Recently in Central Phoenix, a 6 month old Pit Bull puppy died after being locked in a hot car. The outside temperature was a sweltering 110 degrees. If you saw this dog locked in the car, would you have broken the window to rescue that dog? Would it have been legal? The question was raised and there has been a lot of conversation debating the legalities of doing exactly that.
Azfamily.com reported on this debate and spoke with attorney Russ Richelsoph. In a nutshell, here’s what they found out.
Mr. Richelsoph stated that it would be rare for a person to be charged with a crime in an attempt to save a dog from the sweltering heat citing the Necessity Defense. The Necessity Defense essentially means that “breach of the law is more advantageous to society than the consequence of strict adherence to the law”. He goes on to say that the police will consider these things when deciding if your decision to break the window in attempt to rescue the dog was warranted:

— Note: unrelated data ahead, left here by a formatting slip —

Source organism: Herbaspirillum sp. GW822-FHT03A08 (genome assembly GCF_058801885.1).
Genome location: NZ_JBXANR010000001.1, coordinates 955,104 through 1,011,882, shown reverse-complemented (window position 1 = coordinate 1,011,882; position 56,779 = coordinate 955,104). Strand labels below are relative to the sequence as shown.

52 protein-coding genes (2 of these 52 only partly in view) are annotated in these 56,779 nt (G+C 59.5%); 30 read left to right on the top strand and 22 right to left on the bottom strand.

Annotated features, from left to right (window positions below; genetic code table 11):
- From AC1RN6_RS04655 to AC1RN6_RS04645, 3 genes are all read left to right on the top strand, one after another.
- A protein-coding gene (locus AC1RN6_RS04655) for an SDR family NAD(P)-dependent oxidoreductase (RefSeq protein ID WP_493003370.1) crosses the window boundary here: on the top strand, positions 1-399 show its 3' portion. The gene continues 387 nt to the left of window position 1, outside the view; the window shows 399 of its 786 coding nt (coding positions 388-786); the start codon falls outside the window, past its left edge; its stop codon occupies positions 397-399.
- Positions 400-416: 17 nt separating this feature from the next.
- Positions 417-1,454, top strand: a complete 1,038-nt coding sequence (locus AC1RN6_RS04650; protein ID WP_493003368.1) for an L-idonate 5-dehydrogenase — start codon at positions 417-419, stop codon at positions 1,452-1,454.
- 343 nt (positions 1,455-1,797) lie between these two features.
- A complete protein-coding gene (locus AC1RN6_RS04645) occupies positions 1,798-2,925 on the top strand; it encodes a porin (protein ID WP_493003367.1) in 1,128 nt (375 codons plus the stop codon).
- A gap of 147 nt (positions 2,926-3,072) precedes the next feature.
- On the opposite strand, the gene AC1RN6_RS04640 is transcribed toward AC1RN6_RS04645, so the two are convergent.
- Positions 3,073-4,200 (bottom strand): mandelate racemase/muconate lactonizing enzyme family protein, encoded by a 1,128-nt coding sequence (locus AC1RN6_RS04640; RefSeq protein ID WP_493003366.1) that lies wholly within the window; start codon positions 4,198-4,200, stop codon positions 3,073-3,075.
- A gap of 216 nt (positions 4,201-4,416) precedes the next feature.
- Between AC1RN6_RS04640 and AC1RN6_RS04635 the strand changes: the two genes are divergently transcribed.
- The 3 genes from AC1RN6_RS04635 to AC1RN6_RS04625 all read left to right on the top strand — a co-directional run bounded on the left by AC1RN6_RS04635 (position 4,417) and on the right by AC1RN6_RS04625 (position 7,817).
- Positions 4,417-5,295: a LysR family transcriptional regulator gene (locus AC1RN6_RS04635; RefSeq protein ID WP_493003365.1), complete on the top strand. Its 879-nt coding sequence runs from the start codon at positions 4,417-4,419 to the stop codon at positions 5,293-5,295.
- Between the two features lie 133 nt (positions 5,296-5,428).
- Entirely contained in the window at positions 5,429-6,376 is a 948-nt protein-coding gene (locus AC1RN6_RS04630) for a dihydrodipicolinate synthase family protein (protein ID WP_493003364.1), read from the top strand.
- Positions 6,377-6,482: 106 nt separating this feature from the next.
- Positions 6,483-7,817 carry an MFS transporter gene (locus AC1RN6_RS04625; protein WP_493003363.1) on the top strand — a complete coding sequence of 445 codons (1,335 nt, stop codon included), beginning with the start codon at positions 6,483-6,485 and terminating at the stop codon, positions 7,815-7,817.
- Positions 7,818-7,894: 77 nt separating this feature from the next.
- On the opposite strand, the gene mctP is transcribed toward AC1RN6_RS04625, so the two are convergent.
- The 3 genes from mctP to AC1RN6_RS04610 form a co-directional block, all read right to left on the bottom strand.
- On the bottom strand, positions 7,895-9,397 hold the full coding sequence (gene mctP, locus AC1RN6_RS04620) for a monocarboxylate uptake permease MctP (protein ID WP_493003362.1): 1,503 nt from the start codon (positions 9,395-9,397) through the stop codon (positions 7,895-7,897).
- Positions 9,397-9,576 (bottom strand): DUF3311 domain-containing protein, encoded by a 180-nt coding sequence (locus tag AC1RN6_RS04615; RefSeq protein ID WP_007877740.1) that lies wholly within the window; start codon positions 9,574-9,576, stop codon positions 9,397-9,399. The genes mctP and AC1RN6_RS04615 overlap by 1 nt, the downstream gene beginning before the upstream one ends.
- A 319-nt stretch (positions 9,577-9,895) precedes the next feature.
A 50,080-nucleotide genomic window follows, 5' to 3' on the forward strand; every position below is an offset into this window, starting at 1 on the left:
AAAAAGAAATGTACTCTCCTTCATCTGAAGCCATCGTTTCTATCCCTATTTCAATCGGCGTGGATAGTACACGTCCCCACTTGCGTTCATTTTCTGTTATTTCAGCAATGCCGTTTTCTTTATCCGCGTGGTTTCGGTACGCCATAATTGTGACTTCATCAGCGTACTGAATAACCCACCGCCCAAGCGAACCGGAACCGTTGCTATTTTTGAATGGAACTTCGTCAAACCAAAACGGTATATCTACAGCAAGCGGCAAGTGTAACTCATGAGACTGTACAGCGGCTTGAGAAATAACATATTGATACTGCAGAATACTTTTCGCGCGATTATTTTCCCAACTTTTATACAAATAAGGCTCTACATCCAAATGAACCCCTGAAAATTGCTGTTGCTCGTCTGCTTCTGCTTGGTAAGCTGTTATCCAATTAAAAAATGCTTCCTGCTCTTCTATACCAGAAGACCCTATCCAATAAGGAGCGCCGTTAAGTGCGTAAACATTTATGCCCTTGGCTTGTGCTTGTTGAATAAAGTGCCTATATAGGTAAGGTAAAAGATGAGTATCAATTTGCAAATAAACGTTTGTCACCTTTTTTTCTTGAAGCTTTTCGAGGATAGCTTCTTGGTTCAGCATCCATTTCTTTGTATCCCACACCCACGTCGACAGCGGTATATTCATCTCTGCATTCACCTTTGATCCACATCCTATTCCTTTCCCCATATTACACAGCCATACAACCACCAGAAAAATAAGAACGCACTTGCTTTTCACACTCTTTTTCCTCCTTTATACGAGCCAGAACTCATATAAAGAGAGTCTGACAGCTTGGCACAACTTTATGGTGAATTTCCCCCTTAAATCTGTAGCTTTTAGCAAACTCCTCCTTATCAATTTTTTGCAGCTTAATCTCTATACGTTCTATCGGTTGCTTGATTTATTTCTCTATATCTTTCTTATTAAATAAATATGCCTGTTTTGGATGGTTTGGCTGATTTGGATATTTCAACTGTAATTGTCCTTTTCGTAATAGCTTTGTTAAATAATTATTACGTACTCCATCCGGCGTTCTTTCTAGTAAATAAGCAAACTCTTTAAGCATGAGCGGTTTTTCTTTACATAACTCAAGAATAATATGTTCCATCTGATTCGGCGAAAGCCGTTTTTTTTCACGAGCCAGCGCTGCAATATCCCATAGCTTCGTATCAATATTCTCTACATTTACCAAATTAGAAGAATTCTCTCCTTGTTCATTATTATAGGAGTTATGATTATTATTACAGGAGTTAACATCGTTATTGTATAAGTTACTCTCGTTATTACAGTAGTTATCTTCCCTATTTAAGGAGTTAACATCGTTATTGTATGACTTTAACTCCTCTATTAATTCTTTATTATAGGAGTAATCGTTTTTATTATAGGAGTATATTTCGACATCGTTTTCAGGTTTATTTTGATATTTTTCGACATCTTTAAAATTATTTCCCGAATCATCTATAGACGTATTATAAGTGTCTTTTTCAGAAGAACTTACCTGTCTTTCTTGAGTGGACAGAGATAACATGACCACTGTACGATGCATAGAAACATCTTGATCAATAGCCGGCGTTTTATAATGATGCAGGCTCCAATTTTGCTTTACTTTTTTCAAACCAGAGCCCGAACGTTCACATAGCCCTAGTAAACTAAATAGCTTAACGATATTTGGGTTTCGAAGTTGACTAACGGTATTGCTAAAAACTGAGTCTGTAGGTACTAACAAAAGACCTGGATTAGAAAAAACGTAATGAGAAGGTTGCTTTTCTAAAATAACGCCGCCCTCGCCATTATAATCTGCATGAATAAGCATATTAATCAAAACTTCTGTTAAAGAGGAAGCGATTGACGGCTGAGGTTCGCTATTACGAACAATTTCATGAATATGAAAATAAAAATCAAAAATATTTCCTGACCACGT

- How much is the dog suffering?
- Will the dog die if the window is not broken?
- Is there time to call the authorities and wait for their help?
- Can the owner be found quickly and in enough time to save the dog?
“You should really call the police or call the fire department before you do it,” said Richelsoph.
If you are unsure if a dog trapped in a hot vehicle is suffering from heat stroke, here are some of the signs:
- Excessive panting
- Unusually red gums and/or tongue
- Loss of consciousness
- Inability to stand up